Pedestrians and other drivers alike look at the 2014 Scion iQ and simply assume that it gets 50, 60, even 75 mpg.
It doesn't. With the same amount of frontal area to push through the air, and a substantial safety structure packed into its tiny overall length, the Scion iQ is not even the most fuel-efficient gasoline car on U.S. roads--let alone equal to most of Toyota's growing range of hybrids. The Scion iQ is rated at 37 mpg combined by the EPA (36 mpg city, 37 mpg highway).
And that number is significantly below the light five-door Mitsubishi Mirage that's new for 2014 and pegged at 40 mpg combined. (In a short road test, we saw 43 mpg in a pre-production Mirage.) The Scion and Mitsubishi probably won't compete--the Scion has a base price $2,000 higher, for one thing, and it's more of a style statement--but it does underscore that ultimate smallness doesn't translate to large fuel efficiency in today's market.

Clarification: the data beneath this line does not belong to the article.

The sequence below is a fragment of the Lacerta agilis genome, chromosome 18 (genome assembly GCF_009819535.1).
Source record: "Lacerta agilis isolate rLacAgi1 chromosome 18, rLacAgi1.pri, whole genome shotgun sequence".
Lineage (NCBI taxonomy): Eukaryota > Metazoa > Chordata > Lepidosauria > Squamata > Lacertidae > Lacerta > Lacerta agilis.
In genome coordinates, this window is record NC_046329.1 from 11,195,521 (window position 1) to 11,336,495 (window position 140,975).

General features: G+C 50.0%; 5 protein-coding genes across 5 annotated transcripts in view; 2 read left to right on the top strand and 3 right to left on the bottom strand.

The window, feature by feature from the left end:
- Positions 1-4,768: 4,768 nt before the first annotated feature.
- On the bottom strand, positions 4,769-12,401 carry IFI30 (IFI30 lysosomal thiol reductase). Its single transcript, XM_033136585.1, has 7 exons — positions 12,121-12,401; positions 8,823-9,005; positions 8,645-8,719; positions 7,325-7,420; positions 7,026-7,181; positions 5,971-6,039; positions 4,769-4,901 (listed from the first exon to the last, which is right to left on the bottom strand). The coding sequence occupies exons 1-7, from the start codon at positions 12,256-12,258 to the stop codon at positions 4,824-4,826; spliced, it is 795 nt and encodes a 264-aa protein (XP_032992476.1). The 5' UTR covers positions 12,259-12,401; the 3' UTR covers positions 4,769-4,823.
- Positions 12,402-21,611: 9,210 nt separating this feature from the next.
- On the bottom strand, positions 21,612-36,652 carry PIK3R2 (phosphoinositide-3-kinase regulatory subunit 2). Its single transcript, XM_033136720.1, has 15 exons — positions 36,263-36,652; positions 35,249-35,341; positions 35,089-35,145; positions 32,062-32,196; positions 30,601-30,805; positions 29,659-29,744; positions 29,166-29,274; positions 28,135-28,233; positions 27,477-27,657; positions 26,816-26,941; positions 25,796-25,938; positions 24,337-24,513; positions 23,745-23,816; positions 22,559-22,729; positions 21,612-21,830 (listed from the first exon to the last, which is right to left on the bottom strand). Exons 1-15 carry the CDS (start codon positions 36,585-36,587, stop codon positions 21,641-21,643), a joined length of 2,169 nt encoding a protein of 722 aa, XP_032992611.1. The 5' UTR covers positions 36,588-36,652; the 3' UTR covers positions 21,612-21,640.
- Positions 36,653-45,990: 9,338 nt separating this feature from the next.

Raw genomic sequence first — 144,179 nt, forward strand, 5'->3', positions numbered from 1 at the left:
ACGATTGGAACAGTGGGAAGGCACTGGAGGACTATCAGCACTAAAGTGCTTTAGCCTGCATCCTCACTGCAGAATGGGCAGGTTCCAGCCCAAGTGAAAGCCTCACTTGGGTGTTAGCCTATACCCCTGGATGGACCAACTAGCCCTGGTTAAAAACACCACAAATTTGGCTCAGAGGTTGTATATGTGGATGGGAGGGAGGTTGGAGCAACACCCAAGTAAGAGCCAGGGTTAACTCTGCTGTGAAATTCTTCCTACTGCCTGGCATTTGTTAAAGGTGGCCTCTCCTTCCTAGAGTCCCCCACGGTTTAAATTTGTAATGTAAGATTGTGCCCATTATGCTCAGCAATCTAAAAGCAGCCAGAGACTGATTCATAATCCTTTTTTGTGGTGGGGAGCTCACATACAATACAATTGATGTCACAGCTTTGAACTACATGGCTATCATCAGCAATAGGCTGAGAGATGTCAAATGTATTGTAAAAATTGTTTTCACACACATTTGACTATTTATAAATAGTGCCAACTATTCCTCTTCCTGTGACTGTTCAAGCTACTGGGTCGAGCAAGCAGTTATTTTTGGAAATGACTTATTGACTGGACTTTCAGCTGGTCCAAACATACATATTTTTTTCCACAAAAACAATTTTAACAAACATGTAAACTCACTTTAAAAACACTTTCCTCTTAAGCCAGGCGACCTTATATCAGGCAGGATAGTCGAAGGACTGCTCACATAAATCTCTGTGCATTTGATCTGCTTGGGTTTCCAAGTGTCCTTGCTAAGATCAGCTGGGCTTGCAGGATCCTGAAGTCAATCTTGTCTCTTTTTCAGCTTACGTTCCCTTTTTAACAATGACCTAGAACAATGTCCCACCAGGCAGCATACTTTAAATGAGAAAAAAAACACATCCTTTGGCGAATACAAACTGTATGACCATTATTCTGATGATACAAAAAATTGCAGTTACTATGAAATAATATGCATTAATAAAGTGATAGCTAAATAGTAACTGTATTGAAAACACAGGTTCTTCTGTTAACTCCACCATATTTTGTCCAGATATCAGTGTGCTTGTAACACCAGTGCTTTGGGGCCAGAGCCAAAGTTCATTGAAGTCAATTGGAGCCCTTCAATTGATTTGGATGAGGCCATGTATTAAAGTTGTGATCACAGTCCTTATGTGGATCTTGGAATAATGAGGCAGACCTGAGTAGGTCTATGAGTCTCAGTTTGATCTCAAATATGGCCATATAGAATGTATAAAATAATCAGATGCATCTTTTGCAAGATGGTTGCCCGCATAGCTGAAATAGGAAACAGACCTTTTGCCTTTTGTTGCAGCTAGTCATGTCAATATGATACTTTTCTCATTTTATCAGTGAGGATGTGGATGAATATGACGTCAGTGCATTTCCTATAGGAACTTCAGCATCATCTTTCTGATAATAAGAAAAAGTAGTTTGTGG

The Scion iQ does, marginally, do better than the aging Smart ForTwo, which has a combined rating of 36 mpg. And it's a better driving experience, though that's not a very high bar. But part of its efficiency rating is due to a surprisingly low CVT final ratio, which pegs the engine at almost 4000 rpm at U.S. highway speeds of 70 or 75 mph. This is clearly a city car, and designed for temperate use to boot. During several tests comprised of the worst-case scenario--both highway miles and aggressive urban stop-and-go--we saw gas-mileage readouts of less than 30 mpg.
So while 37 mpg is better than most other gasoline cars, you'll do better with a hybrid (and get more interior space as well)--or spend less money (and get more interior space) with the far less stylish Mitsubishi Mirage. It just underlines the iQ's position as a style statement rather than ultra-efficient transportation. On an absolute scale, and against the Smart ForTwo, it's a more efficient vehicle. Against certain other cars and many hybrids, not so much.